Page from ‘A Specimen of Display Letters designed for the Festival of Britain 1951’, designed for the Typographical Panel of the Festival of Britain 1951 for distribution to architects and designers, particularly for the titling of buildings and laid out in Egyptian type cut by Figgins, Thorne and Austin, 1815-25. (© University of Brighton Design Archives)
In her new book The Festival of Britain: A Land and Its People, Harriet Atkinson examines the role that this series of country-wide events in 1951 had on shaping the post-war landscape, and how much of it was achieved by architects and designers…
Festival Guide-Catalogue covers designed by Abram Games and published by HMSO
The new book includes images sourced from the University of Brighton Design Archives and the publishers, IB Tauris, recently posted a selection of printed maps, guides, signage and photographs which were used during the Festival. With its centrepiece at the South Bank in London, the fact the the Festival was a national experience, with events and exhibitions up and down the country, is often overlooked.
A ‘constellation of events’ across the nation. Map drawn by Eric Fraser showing nationwide Festival events, including exhibitions and arts festivals
Atkinson’s book addresses this issue, examining the different sites for the Festival, from the exhibition of architecture at Poplar, east London, to the exhibition of industrial power in Glasgow, via the various land and sea-travelling shows which appeared in cities and towns such as Bath, Norwich, Llanwrst, Dumfries and Inverness.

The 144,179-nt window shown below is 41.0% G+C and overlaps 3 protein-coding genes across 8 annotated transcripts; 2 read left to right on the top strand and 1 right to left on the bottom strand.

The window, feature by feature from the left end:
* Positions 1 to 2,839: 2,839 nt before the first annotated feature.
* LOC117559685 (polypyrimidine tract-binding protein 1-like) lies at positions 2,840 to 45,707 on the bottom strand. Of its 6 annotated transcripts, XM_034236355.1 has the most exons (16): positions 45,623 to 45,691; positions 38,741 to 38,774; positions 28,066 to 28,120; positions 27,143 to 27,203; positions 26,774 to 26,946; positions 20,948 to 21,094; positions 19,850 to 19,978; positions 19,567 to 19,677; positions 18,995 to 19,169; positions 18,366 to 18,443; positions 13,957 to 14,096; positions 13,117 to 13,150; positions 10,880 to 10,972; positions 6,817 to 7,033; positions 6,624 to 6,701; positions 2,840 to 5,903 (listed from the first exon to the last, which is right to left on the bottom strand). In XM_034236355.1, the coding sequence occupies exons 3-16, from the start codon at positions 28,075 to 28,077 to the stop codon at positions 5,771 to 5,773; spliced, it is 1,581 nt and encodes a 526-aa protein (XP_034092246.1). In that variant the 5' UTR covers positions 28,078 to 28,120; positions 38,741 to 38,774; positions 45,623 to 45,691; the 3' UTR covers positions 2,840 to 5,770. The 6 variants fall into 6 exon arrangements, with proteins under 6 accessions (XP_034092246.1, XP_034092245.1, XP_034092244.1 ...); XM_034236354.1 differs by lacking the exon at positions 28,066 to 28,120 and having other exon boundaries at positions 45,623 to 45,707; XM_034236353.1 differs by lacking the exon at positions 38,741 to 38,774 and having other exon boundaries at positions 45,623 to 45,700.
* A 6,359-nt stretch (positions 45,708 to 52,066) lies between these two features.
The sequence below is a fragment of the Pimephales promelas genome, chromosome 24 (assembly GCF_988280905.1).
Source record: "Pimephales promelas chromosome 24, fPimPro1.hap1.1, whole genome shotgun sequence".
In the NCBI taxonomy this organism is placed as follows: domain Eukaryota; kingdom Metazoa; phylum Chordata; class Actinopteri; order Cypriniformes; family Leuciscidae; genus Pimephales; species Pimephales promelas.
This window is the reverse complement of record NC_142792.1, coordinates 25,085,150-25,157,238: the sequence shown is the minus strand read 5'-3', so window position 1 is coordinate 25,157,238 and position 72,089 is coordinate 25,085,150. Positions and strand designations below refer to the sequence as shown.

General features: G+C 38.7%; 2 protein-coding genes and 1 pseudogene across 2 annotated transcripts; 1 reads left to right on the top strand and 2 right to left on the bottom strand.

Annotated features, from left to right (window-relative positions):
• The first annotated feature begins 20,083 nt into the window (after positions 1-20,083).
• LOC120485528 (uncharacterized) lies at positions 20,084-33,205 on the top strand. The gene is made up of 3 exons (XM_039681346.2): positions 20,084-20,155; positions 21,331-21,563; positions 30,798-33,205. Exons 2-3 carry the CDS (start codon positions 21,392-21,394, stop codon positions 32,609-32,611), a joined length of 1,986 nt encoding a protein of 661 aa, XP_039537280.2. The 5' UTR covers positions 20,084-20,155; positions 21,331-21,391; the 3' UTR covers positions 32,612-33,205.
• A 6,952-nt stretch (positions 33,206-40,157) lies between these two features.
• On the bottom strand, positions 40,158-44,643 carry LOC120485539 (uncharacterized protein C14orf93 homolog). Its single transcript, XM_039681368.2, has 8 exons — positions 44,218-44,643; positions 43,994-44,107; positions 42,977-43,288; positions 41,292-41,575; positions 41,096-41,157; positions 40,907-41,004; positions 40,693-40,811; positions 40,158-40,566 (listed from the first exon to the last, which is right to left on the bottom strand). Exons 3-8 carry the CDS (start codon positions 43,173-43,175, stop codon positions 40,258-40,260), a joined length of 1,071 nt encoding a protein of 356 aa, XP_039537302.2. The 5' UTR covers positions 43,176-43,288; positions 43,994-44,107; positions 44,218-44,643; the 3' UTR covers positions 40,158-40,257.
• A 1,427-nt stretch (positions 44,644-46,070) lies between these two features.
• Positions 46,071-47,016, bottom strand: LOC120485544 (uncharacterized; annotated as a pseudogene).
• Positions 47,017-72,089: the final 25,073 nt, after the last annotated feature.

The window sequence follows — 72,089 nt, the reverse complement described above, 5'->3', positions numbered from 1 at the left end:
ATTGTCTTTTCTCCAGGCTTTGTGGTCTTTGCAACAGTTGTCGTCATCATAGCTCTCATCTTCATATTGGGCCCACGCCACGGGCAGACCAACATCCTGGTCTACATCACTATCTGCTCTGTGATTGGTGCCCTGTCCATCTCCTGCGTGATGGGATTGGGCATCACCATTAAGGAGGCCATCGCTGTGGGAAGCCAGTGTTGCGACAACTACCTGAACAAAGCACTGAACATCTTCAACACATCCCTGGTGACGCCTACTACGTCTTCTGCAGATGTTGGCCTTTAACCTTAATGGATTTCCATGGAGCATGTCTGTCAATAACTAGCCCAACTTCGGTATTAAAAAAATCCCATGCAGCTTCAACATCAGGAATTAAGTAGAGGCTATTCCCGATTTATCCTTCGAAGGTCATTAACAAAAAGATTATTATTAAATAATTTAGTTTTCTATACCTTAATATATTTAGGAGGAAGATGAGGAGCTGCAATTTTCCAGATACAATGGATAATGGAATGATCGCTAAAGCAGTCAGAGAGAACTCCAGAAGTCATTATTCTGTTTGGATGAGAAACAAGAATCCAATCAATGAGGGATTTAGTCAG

Plan of Exhibition of Industrial Power, Kelvin Hall, Glasgow
“The festival was a showcase of Britain’s finest architecture, technology, design, fashion, science, arts, manufacturing and creative industries to convince the war-ravaged nation that the future was not so bleak and that they were entering the age of modernity,” say the publishers. “Indeed, the festival was the last great British propaganda exhibition; by the end of the 1950s the majority of people would have access to a television and this, alongside radio, would become the ubiquitous medium for mass communication in Britain.”
Page from ‘Festival of Britain: The Use of Standardized Lettering in Street and Transport Signs; laid out in Gill Bold Condensed. (© University of Brighton Design Archives)
Page from ‘A Specimen of Display Letters designed for the Festival of Briain 1951’. (© University of Brighton Design Archives)
Magnified version of Michael Ayrton’s painting, ‘The Four Elements’, fitted into the bow of a ship, Shipbuilding section, the Glasgow Exhibition of Heavy Industry. Enlarged 600 times, Festival literature claimed it was the ‘world’s largest photograph’. (© University of Brighton Design Archives)